Nick Dunlap is still a mystery … let's enjoy it
There's a quote that I've seen attributed to "the French"—my apologies in advance to all French people if nobody actually says this in your country—and it's a probably a strange one to read in a story about golf, but here goes:
"The best part of the affair is going up the stairs."
I've never had an affair, so I'll have to take their word for it, but I've always found this quote pretty applicable to a lot of situations in life. The basic meaning, at least for me, is that the early stage of anything—when there's hope and still a great deal of mystery and uncertainty—is often the most exciting part of the process. Everything after that is bound to be tinged with that inexorable, grim miser we call reality. To take a golf example, we just published a podcast about Andy Gardiner, the man who came up with the idea for the Premier Golf League that now lives on in LIV Golf. He eventually got left behind as the major players squared off, but the part of his story where he conceived of the idea and pushed it to the brink of success—his version of going up the stairs—is thrilling. How it played out once reality hit? Not so great, at least for him.
I thought of this quote again while watching Nick Dunlap become the first amateur winner on the PGA Tour since Phil Mickelson in 1991. It was a thrilling final round at PGA West, and probably the most fun I've had watching a non-major in a very long time. For those who follow amateur golf, Nick Dunlap isn't a new name; in fact, he's pretty decorated. He's the only guy other than Tiger to win both the U.S. Junior and the U.S. Amateur, he was on the victorious U.S. Walker Cup team last September, and he had a successful freshman season at Alabama. But for most casual golf fans, this past weekend was an introduction, and even for someone like me who should probably know better, I only remembered his Junior Am win after the Amex, when I saw a picture of him in a camo-patterned hat that triggered a memory. Before that, I never put together that it was the same person. And I wrote the story for Golf Digest about him winning the U.S. Junior. Point is, most of the golf world is in the "going up the stairs" phase with Nick Dunlap.
Now, a curse of modern life that I attribute mostly to the sheer speed of information made possibly by the internet is that we are conditioned to sprint up the stairs. I'm as guilty as anyone; if I get fascinated with some subject, I want to know everything all at once. I joked on X that I thought Dunlap was great, but because we live in 2024, I'll probably regret that sentiment in about three hours, and someone very accurately replied that there was probably someone going through Dunlap's own social media accounts at that very moment looking for dirt. It's the truth of how we exist. But when you sprint up the stairs, guess what? You also reach cold reality much faster, and again, reality is often a downer. All of which is to say that we should take a breath, slow down, and enjoy this moment in time where we really don't know much about Nick Dunlap, other than he’s 20 and his Alabama teammates are extremely happy for him. Not knowing is fine; it's temporary, but it's nice. This is a moment, I'm saying, that can be savored precisely because we don't know what we don't know.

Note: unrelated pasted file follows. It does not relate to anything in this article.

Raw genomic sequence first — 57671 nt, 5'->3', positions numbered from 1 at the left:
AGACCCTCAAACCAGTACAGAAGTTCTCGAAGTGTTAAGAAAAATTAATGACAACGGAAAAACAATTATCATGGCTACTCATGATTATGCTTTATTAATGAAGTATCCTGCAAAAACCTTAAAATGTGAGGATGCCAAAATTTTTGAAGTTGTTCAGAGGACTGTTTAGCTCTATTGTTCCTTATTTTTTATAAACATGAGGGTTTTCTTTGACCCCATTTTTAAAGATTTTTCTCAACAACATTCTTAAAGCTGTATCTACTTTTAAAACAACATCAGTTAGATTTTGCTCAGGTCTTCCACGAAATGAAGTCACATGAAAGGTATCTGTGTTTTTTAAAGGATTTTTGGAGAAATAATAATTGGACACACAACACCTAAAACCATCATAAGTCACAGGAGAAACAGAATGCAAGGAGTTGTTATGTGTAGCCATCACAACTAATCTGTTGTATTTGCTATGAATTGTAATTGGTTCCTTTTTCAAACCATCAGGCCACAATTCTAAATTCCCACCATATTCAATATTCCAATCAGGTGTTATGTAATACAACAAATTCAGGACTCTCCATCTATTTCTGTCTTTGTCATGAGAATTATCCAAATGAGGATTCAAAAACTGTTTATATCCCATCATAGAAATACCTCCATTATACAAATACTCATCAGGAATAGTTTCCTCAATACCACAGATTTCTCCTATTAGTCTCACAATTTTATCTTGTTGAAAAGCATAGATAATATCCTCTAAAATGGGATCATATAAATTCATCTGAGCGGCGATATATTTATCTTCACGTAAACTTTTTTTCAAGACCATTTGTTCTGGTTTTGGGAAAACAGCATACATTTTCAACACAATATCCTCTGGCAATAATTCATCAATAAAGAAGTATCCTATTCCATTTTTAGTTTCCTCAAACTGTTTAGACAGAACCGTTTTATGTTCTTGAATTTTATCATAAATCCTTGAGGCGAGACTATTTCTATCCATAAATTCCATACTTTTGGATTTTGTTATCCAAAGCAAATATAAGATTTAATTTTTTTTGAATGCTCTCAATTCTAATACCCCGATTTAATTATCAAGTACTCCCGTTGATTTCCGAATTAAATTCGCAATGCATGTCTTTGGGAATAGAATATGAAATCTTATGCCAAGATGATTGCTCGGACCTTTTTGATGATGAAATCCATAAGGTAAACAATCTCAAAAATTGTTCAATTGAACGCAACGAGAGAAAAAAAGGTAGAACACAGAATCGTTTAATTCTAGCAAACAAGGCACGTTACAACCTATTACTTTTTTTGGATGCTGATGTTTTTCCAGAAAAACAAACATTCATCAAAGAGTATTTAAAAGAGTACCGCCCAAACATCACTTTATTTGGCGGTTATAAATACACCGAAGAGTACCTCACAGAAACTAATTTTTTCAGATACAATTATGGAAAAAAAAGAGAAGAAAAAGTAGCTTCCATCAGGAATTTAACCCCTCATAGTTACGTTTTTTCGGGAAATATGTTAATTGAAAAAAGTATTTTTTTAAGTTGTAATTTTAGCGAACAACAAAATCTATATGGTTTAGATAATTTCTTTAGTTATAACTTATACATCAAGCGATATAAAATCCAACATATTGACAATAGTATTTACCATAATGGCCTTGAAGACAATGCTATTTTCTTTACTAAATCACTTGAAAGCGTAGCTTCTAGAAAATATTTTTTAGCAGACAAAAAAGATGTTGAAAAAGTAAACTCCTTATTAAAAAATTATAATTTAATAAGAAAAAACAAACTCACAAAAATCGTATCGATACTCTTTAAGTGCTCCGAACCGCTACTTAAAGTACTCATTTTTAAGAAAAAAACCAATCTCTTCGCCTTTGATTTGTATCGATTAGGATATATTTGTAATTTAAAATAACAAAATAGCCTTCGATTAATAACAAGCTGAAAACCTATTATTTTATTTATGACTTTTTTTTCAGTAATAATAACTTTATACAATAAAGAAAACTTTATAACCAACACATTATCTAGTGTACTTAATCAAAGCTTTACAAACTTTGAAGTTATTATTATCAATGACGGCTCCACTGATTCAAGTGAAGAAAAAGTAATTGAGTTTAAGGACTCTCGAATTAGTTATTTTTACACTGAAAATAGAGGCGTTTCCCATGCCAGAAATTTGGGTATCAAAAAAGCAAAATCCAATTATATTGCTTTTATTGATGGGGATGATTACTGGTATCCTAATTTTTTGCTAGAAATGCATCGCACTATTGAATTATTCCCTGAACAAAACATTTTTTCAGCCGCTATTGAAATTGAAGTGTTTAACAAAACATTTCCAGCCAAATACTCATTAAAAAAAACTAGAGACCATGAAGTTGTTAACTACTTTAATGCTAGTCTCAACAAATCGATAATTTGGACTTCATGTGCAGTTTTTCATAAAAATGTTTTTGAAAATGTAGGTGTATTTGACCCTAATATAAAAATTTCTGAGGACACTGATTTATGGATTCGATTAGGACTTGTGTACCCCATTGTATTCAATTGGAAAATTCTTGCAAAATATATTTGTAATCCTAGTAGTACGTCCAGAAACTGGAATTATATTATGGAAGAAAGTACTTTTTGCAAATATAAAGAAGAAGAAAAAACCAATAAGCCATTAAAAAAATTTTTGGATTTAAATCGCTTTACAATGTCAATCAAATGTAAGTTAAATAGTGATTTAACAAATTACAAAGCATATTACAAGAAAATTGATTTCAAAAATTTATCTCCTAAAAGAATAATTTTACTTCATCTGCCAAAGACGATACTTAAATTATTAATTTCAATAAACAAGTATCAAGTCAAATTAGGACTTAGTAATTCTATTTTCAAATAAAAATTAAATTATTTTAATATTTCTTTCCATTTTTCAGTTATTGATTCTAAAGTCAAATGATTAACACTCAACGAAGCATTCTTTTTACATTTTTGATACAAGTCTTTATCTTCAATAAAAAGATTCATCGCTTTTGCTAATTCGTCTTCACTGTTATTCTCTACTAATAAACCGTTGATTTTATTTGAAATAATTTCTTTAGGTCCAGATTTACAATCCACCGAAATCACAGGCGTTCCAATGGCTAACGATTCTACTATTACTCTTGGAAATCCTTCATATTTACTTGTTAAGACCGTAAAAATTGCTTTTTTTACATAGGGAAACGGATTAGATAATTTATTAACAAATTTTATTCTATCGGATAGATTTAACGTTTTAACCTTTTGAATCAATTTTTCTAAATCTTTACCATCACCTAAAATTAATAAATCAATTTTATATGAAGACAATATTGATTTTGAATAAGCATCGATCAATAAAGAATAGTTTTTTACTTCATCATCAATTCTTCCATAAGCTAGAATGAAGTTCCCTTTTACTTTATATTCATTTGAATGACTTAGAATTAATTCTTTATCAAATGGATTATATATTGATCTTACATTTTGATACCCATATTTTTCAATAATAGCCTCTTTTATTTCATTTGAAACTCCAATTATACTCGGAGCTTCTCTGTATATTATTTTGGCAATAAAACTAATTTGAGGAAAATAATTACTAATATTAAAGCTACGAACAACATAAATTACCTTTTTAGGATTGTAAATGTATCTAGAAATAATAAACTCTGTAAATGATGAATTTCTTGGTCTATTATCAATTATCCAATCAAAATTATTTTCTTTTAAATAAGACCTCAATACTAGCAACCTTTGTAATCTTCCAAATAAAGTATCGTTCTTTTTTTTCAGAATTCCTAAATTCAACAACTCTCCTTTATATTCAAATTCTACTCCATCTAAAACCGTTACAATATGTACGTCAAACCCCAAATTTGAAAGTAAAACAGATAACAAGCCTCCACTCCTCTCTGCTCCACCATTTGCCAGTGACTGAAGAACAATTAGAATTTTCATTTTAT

Nick Dunlap could turn out to be an amazing human being. Watching his interview yesterday, and reading the transcripts, I instantly liked him. Nick Dunlap could also disappoint us in various ways, which obviously means different things to different people. Inevitably, he will disappoint someone. For instance, let's say LIV Golf smells a leverage play and at some point this week drops a $50 million offer on him. How Dunlap reacts to that moment will disappoint somebody, somewhere. Or, more accurately, a lot of somebodies. That will be his first clash with reality, in terms of his public, professional persona, and reality kills the mystery. In some eyes, he'll have his first blemish.
Nick Dunlap, for many casual golf fans, is a blank slate right now after becoming the first amateur to win on the PGA Tour since 1991. And that's fine. There's no need to rush his story along.
Dunlap, having turned 20 less than a month ago, is surely a fully formed human being with a character and opinions and behaviors all his own. But he is also, for a lot of us, a blank slate, and that blank slate won't last long. There's a kind of magic to where he exists in this precise moment, and whatever else comes next, it won't feel like this again. Think of your experience with Tiger Woods. Tiger was the rare athlete who lived up to the hype and beyond, but if you're old enough to remember the very start of his career, be honest with yourself: Was it ever quite as good as that stretch in 1997 leading up to and culminating at Augusta? Don't get me wrong, it was still mind-blowing for years and years, but even in the best-case scenario of what reality can bring, I still think the magic of the early days was like a drug that you become habituated to over time. It's never quite as sharp as the very beginning.
I know I'm barking at the moon here, but it's worth the plea to whoever will listen: Don't hasten reality. Nick Dunlap is awesome. What he just accomplished is spectacular. Let's sit with it a while. The staircase will come to an end soon enough, but we don't have to take the next step quite yet. Let's let our imagination run wild, and let our excitement play out against the blank slate of the future … at least until it can't, and at least until it won't.